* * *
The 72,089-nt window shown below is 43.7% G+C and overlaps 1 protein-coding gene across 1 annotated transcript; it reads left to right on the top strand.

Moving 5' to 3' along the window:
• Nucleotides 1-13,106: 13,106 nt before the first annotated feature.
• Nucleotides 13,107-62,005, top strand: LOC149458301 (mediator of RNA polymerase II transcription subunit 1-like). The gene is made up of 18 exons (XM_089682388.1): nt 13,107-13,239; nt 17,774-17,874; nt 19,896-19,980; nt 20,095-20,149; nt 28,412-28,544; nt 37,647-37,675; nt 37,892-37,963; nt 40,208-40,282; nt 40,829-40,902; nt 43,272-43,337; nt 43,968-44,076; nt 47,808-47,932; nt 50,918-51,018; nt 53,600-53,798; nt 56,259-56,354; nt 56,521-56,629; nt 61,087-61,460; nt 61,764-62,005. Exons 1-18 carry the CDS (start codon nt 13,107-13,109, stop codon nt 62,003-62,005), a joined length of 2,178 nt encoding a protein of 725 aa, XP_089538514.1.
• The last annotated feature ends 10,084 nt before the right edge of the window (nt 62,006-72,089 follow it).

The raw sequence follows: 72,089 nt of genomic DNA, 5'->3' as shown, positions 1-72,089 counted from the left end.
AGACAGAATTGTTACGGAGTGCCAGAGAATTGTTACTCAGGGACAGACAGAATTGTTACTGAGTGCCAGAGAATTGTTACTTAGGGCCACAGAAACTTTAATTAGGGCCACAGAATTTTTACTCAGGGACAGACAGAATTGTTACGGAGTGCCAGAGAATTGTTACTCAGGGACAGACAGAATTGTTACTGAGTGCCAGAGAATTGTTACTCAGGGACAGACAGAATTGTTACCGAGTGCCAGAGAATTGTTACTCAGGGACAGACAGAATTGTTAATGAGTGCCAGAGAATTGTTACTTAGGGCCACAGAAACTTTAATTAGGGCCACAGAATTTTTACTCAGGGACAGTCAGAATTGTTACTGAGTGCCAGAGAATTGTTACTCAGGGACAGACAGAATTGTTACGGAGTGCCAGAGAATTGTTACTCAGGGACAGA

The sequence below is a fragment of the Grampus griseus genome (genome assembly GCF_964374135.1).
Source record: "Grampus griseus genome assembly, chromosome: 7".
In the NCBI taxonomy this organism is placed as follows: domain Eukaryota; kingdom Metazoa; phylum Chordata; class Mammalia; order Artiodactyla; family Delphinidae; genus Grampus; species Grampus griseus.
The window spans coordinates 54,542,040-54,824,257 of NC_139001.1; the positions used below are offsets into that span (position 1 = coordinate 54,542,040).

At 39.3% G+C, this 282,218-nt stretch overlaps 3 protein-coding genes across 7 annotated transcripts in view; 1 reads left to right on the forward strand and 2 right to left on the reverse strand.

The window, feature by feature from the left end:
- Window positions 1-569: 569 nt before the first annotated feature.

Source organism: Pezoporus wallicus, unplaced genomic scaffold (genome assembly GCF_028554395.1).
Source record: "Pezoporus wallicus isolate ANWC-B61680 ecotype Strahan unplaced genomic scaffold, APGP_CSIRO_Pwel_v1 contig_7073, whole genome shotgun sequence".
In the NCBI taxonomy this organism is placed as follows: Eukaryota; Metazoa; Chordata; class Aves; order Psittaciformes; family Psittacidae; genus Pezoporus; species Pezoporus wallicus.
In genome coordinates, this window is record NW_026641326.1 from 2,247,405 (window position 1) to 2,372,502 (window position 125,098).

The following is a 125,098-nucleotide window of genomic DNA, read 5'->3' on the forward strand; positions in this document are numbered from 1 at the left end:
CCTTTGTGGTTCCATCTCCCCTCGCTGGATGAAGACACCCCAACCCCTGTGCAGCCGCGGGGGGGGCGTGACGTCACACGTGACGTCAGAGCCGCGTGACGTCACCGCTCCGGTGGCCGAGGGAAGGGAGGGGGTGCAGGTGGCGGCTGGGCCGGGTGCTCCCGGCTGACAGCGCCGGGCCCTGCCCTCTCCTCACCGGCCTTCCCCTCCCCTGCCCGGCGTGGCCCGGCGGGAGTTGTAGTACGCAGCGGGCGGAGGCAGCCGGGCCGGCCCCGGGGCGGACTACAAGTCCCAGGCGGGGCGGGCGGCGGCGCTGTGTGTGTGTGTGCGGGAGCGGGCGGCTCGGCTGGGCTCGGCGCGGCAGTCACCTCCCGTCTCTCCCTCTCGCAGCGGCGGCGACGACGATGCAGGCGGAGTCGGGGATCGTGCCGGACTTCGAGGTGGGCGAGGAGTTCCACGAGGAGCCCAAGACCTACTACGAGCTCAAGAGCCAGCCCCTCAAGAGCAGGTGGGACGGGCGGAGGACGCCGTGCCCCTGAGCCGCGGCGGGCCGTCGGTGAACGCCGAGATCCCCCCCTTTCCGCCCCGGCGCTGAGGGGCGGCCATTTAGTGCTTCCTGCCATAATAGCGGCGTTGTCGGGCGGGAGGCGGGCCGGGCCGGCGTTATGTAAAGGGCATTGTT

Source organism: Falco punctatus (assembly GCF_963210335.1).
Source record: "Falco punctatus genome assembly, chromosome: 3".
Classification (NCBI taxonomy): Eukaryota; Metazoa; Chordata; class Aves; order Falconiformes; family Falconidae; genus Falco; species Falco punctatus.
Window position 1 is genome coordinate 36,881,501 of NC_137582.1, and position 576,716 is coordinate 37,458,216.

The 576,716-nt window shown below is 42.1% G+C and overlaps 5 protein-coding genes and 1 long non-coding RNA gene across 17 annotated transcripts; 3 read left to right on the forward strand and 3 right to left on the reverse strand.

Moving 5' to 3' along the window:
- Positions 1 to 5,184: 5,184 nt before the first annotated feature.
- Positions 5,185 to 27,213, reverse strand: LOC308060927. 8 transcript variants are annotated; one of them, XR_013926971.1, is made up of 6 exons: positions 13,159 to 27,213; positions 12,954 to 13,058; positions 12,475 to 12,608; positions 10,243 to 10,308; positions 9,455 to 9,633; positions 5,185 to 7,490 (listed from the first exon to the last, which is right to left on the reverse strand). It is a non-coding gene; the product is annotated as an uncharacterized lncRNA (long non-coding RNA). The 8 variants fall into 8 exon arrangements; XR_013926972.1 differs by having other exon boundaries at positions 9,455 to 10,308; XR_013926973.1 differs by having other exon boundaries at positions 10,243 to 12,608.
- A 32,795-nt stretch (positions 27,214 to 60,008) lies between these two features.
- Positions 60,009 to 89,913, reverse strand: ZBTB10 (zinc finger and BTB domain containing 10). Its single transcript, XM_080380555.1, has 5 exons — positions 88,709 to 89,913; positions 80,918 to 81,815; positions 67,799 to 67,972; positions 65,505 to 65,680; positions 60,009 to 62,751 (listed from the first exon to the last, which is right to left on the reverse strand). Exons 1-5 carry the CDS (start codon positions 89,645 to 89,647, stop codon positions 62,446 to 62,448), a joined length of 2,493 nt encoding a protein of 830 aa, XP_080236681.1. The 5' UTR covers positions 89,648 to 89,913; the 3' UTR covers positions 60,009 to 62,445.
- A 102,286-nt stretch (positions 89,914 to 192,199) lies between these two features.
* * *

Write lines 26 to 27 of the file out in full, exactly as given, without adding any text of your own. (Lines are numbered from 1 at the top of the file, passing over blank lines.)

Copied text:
Moving 5' to 3' along the window:
- Positions 1 to 5,184: 5,184 nt before the first annotated feature.